Most recent forecasts suggest that 1990 import needs will be very roughly comparable to those of last year -- that is, around six million barrels daily, give or take a million. This looks like good news when compared against projections from four to five years ago that the late 1980s would see US imports zooming to the 15 million barrel-per-day range. And another happy aspect of this forecast is that the import lifeline will be fundamentally less fragile than in the mid-1970s, because expanded output outside the OPEC group means that it will comprise more diverse strands of supply.

But while not downplaying these improvements, I do not consider the future they point to acceptable. The US paid about $80 billion for imported oil both last year and the year before, an intolerable burden on our trade balance.

Washington's own proper role is to assure that government policy does not hinder resource development, and that short-term price declines do not undermine the drive to develop and conserve energy. When ephemeral events like today's oil surplus threaten essential national goals like energy self-sufficiency, government should act to ensure that the incentives and cash flow needed to achieve those goals are unimpaired.

The administration and the Congress should move to:

* Decontrol domestic natural gas prices promptly and completely.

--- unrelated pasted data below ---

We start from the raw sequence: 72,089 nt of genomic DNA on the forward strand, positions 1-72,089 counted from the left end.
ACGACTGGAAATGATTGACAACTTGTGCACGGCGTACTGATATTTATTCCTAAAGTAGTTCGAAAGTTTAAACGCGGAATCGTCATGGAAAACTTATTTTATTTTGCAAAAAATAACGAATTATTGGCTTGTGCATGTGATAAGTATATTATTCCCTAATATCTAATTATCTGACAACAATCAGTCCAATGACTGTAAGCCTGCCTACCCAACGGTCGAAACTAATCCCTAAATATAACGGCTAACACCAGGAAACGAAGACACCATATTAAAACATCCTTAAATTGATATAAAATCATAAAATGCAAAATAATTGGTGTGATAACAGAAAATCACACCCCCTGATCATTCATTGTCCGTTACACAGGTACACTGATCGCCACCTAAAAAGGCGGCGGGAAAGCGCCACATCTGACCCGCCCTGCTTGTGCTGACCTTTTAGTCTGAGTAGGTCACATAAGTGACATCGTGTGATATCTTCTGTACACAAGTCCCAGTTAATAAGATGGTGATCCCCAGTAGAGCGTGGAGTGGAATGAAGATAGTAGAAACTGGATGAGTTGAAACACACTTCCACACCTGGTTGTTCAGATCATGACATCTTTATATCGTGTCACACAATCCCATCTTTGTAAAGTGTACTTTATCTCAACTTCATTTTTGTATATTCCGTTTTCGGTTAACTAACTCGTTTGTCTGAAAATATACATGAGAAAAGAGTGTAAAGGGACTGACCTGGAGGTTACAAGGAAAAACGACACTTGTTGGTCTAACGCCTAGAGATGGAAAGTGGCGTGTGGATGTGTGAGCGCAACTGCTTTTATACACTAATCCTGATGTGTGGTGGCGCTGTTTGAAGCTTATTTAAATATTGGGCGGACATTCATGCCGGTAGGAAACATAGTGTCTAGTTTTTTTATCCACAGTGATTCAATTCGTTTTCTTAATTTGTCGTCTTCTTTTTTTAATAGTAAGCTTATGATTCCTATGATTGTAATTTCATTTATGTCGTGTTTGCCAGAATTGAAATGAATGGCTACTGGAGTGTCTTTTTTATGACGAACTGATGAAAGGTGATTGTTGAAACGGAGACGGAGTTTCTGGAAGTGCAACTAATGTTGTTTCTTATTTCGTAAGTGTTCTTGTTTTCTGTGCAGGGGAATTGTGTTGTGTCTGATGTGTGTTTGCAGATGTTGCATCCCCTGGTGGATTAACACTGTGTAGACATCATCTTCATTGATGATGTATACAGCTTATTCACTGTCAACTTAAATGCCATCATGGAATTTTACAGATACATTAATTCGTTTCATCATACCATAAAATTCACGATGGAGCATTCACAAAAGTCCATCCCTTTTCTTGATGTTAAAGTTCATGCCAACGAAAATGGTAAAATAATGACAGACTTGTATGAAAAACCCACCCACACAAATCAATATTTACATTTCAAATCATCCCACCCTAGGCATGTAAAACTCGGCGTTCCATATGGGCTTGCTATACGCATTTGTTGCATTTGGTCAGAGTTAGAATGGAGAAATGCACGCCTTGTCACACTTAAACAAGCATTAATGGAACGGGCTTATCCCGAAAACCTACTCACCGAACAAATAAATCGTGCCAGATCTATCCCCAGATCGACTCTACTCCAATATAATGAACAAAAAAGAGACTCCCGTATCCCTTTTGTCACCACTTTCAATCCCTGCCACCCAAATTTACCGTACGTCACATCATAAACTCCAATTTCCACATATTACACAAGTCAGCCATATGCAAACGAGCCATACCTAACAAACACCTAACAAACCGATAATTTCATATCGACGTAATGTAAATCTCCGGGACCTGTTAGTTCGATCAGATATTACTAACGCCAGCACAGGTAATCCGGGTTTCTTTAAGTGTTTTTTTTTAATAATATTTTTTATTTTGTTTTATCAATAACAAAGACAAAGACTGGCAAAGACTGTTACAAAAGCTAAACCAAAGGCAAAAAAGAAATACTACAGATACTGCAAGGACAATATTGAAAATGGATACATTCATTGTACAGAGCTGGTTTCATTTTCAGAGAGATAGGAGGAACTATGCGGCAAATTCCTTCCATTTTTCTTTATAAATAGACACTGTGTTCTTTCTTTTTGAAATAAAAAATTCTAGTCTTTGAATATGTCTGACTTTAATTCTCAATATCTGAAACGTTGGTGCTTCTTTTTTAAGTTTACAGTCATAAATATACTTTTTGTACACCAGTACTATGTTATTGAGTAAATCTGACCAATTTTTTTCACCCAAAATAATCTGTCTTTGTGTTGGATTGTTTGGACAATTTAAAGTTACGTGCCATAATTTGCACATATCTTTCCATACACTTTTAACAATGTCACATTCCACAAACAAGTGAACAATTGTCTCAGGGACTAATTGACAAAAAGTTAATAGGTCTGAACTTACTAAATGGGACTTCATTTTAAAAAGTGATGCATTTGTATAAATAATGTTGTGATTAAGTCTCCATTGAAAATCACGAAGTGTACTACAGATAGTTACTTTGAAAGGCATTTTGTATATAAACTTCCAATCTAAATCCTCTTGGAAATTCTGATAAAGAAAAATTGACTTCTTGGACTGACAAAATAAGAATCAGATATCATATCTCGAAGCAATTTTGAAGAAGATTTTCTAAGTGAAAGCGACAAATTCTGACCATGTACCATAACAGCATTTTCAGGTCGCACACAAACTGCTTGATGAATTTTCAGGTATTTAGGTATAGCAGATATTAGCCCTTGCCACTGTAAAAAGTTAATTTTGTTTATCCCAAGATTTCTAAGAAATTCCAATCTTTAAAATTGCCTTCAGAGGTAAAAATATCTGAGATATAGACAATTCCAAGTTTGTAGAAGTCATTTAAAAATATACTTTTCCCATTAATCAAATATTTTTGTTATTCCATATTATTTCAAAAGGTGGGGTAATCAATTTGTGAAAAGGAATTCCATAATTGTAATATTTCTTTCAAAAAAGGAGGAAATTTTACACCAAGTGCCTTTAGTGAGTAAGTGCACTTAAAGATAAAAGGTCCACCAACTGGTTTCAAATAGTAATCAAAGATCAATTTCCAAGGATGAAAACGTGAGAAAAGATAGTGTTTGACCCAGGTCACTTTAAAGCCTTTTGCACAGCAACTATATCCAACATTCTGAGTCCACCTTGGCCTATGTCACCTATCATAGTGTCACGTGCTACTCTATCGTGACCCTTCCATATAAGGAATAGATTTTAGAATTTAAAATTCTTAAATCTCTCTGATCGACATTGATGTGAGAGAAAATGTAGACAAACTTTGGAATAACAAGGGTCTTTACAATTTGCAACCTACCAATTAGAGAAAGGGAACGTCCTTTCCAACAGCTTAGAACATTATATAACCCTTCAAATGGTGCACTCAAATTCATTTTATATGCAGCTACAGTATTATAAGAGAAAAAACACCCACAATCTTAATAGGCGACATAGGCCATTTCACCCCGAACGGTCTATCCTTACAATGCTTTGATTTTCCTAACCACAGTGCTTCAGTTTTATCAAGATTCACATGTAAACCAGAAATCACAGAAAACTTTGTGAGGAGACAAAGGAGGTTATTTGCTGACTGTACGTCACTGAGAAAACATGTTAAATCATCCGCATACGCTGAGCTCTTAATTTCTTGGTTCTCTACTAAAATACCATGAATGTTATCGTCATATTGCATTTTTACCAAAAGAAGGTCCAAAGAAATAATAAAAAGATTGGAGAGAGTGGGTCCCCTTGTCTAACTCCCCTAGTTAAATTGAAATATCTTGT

* Delete the existing windfall profits tax on domestic crude oil, where it applies.

* Retain and strengthen tax credits for investment in energy development, the switch from oil and gas to coal, and conservation in home and industry.

* Streamline and rationalize regulations that inhibit the increased production and use of coal by electric utilities and industry. When all is said and done, coal is America's energy insurance policy, the cheapest and most abundant alternative to imported oil, and the easiest to use. The technology to burn it directly, in conventional applications and with minimal environmental impact, is fully in hand today.

* Expedite the release of federal lands for energy development. Long after the wells of the Mideast run dry, the energy reserves locked up in federal land will be powering our homes and industry, and perhaps those of our trading partners.

Finally, the time is ripe to be thinking about new oil import fees as a price floor to protect US energy development from temporary declines in world oil prices. Such a system would add immeasurably to investor confidence and forestall counterproductive starts and stops in our drive toward self-sufficiency. Once domestic oil and gas prices were fully decontrolled, such fees would impose no special hardship on import-dependent areas like the Northeast, since domestic prices would continue to track import costs. The fees would also help offset federal revenue losses from the energy development and conservation tax credits we support.

The energy challenge today is to mobilize when our back is not against the wall. The program we have proposed would impose substantial costs on the economy , but we are convinced that the future benefits would far outweigh them.